9:49am PT by Jean Bentley
'This Is Us' Creator Dan Fogelman on Spinoffs, Special Episodes and the Streaming Wars
The fourth season of This Is Us has revealed much more about the multi-generational Pearson family through episodes about new characters, golf, swimming and multiple ill-fated dinners. During Tuesday's "The Dinner and the Date," the time-jumping NBC drama revealed more about Randall's identity through the lens of two tense dinners — one set in the '90s with the Pearsons and young Randall's lone black private school teacher, and one in present-day Philadelphia with Randall's family and the family of daughter Deja's (Lyric Ross) new boyfriend (Asante Blackk). (A side plot also featured the young lovebirds exploring Philadelphia together in a Before Sunset-inspired tour shot in the City of Brotherly Love.)
Both awkward meals tackled sensitive topics of race and class, which creator Dan Fogelman and producer Kay Oyegun (the writer of the episode) discussed alongside key castmembers from the episode at a panel moderated by Fogelman's friend and Black-ish creator Kenya Barris, at the London Hotel in West Hollywood earlier this week.
Following the screening and Q&A, Fogelman spoke with The Hollywood Reporter about the massive streaming landscape, championing new voices and potential This Is Us spinoffs.
It's obvious you cared a lot about this episode.
It's probably an ugly quality when you like something [that you've made], but I'm very proud of our cast and crew. When I'm as proud of it as I am of this one it's not because I feel any personal ownership — I'm proud of the people who really cared and put the work in.
Well, you did create it.
It's a weird experience when you work on a show with a lot of people who you really like. You don't see the finished product and you don't see your part in it. You're like, 'Oh wow,' this kid, Kay, who wrote the episode, who was such a huge force in the inception of the show since season one, getting this showcase and going back to her hometown of Philly and getting to shoot there — I see that, and I see these young actors just acting their faces off when they were barely acting professionally a year or two ago. It makes me incredibly proud of a lot of different people.
Those two kids are insane. It reminds me of being 15, 16 years old, and it reminds me of that feeling when — I did not live in Philadelphia but I still feel a nostalgia that I can't even put my finger on. It reminds me of seeing Winnie Cooper kiss Kevin Arnold, in a way.
Earlier this season you discussed this year's special episodes, like the golf episode and this one. Are you planning to play more with episode structure in the second half of the season?
A little bit. You know what we've been doing? To get really in the weeds with it, we've been serializing our past stories a little bit more than we used to. So when you think about it, an old Jack and Rebecca story with the little kids was kind of a one-off — like young Randall, young Kevin, young Kate have a complete episode, but not a plotline that continues for two or three episodes. The kids are getting older and they're so talented and they've grown into such fine little actors that now we can do what we do in our present-day storylines, which is actually have a storyline start with Randall's teacher at school and continue it over two or three episodes, whereas in the first three seasons of the show the kids were just too young to really do that the same way.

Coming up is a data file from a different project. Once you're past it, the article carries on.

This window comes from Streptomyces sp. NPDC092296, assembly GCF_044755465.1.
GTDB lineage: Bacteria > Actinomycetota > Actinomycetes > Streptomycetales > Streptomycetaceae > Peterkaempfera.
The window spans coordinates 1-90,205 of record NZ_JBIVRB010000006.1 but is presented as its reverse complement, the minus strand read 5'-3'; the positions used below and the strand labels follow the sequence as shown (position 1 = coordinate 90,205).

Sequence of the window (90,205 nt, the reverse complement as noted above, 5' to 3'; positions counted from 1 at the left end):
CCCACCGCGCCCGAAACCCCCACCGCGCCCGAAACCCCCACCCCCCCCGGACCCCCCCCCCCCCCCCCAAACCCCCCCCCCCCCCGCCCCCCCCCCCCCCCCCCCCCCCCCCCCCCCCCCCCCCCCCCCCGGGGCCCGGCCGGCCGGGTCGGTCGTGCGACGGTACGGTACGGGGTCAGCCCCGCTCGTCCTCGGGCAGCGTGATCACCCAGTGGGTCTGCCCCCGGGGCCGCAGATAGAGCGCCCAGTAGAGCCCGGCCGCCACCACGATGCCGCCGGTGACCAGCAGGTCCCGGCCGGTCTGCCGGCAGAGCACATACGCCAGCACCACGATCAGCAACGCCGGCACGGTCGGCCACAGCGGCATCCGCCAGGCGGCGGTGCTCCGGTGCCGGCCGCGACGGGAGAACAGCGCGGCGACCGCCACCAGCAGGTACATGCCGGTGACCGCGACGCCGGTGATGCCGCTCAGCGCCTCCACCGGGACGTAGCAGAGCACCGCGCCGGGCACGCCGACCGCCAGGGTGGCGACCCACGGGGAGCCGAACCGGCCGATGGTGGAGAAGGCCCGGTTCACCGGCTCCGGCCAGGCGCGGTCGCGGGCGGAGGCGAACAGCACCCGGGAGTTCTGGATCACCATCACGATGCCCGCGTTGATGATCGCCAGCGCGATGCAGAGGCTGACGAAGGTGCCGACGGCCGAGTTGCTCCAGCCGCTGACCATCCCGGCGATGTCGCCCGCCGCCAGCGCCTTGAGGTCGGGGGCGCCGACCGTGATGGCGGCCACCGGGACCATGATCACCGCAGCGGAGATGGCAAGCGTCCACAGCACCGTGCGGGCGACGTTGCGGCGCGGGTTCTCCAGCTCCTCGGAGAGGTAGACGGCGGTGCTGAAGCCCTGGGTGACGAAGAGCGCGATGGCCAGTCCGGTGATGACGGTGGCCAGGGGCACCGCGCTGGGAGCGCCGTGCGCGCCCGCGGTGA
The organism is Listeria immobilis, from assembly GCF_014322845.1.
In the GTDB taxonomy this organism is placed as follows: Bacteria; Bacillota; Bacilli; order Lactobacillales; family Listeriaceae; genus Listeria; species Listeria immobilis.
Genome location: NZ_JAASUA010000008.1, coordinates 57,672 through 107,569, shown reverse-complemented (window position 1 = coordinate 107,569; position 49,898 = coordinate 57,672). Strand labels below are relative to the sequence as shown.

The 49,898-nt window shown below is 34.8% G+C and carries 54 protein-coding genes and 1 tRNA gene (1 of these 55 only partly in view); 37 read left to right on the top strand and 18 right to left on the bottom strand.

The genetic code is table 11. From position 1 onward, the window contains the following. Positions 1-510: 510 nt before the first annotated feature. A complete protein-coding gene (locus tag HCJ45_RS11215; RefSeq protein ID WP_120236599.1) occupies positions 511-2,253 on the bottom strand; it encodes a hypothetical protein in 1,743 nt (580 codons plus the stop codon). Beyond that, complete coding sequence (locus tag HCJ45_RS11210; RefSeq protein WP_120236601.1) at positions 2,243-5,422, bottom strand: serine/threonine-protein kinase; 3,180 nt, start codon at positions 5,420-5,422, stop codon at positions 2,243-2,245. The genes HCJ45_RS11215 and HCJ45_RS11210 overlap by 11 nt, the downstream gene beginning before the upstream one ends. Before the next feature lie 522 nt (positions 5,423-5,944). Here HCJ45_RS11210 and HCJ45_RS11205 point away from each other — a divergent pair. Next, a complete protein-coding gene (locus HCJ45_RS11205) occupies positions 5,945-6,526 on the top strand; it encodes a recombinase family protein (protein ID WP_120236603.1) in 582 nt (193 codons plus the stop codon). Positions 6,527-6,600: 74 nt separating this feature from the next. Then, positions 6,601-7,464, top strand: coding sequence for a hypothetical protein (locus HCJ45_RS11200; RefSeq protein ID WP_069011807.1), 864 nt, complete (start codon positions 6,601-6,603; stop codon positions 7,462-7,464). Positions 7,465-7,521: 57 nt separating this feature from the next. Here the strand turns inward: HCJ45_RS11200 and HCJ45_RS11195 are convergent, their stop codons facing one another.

Your casting department has given you an embarrassment of riches. Do you think it'll ever reach a tipping point where you wonder how to handle all those amazing people?
No, because we have a plan and we talk about that quite a bit. But is there a tipping point? A tipping point would be a little bit more. Right now we feel like we have a lot of balls in the air. We know how we want to tell the stories and complete them. We have so much coming with the future and the present and the past and the near future that we feel we have more than enough to solve right now. So, yeah, you add an Asante to the cast and you see his chemistry with Lyric, you're like shit, I don't want to be away from those two for too long. But I'm not leaving Milo [Ventimiglia] and Mandy [Moore], I'm not leaving Sterling [K. Brown] and Susan [Kelechi Watson], or Justin [Hartley] or Sully [Chris Sullivan] and Chrissy [Metz]. So it becomes a problem. It's a good problem to have. We're like the Clippers right now. We have too many good players.
If you think about Greg Berlanti and his Arrow-verse shows, they ended up creating spinoffs for the guest-stars they loved.